Due to the size of pulleys 46 and 64, feed roller 38' is rotating at a greater speed than roller 38. This creates a gap between the trailing edge 88 of the first envelope fed and the leading edge of the following envelope. This gap is necessary for sensing the trailing edge 88 so that the sensor 84 will stop the drive system as the trailing edge 88 of the first envelope enters the nip 52'. Without this gap between envelopes, the first envelope would pass through the second set of rollers and drop onto the transport belt 24 without the operator having a chance to read the zip code.
When the operator reads the address information on an envelope 22 and keys that data into keyboard 22, that data is transferred to a computer 90. As soon as computer 90 determines that all the necessary data has been keyed in by the operator, which can be by a predetermined number of data entries or by operator command, computer 90 sends a go control signal to motor controller 86 which will start motor 70 in the envelope feeding direction. In addition, computer 90 sends appropriate data to printing module 28 to allow the appropriate indicia or bar code information to be printed on the envelope 12 that the operator has just read.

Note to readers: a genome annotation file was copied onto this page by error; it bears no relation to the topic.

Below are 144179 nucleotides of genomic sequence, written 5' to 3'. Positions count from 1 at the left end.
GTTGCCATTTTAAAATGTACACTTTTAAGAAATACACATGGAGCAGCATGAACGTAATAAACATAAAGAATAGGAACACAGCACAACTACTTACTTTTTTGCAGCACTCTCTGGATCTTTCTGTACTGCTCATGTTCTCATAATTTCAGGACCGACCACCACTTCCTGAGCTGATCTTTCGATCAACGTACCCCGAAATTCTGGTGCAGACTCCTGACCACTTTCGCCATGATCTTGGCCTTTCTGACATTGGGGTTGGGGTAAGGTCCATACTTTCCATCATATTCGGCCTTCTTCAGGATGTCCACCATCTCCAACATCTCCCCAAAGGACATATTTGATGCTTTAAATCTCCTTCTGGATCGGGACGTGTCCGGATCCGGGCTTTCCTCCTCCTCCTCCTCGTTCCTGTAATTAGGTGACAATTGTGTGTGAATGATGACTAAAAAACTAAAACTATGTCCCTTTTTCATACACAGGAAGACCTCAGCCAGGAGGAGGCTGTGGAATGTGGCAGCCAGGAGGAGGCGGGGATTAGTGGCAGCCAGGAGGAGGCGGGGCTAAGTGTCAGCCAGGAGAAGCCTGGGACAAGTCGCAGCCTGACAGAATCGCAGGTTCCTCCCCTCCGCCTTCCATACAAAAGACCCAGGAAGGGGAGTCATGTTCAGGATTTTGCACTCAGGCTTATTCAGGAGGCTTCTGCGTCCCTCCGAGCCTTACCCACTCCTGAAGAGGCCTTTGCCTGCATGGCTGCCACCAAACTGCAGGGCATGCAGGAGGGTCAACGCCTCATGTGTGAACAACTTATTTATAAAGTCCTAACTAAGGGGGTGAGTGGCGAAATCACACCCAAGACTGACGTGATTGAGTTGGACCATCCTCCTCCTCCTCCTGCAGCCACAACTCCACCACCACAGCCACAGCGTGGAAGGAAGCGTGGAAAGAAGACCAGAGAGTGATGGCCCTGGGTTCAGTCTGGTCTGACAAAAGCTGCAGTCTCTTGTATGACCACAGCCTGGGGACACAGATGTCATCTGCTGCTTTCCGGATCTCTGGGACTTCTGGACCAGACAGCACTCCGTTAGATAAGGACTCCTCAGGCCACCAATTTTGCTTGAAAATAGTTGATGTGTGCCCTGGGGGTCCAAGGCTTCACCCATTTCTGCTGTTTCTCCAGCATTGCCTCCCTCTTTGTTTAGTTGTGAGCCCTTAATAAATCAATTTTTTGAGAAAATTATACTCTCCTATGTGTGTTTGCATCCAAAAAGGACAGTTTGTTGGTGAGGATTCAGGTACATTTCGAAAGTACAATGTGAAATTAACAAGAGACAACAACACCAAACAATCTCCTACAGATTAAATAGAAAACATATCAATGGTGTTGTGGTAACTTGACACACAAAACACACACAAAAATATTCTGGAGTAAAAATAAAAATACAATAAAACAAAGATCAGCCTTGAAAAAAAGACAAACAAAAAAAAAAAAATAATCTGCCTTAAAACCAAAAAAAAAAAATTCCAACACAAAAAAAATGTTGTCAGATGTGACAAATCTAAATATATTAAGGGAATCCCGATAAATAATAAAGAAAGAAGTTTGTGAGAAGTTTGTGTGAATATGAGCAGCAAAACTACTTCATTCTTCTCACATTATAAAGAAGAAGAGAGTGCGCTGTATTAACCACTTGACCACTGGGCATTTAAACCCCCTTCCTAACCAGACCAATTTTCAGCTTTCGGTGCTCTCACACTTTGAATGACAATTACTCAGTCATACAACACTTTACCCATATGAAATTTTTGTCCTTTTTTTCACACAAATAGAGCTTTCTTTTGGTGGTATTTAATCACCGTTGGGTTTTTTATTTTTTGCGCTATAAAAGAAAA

Thus it is apparent that there has been provided, in accordance with the invention, an improved document feeder that fully satisfies the objects, aims and advantages set forth above. While the invention has been described in conjunction with a specific embodiment, it is evident that many alternatives, modifications, and variations will be apparent to those skilled in the art in light of the foregoing description. Accordingly, it is intended to embrace all such alternatives, modifications, and variations as fall within the spirit and broad scope of the appended claims.
|Cited Patent||Filing date||Publication date||Applicant||Title|
|US2759729 *||Mar 12, 1953||Aug 21, 1956||Ernest E Hedlun||Sheet feeding apparatus|
|US3044770 *||Jan 27, 1961||Jul 17, 1962||Grinten Chem L V D||Sheet feeding device|
|US3698706 *||Feb 24, 1971||Oct 17, 1972||Scm Corp||Electrostatic printer|
|US3721601 *||Nov 12, 1970||Mar 20, 1973||Avery Products Corp||Address labeler means|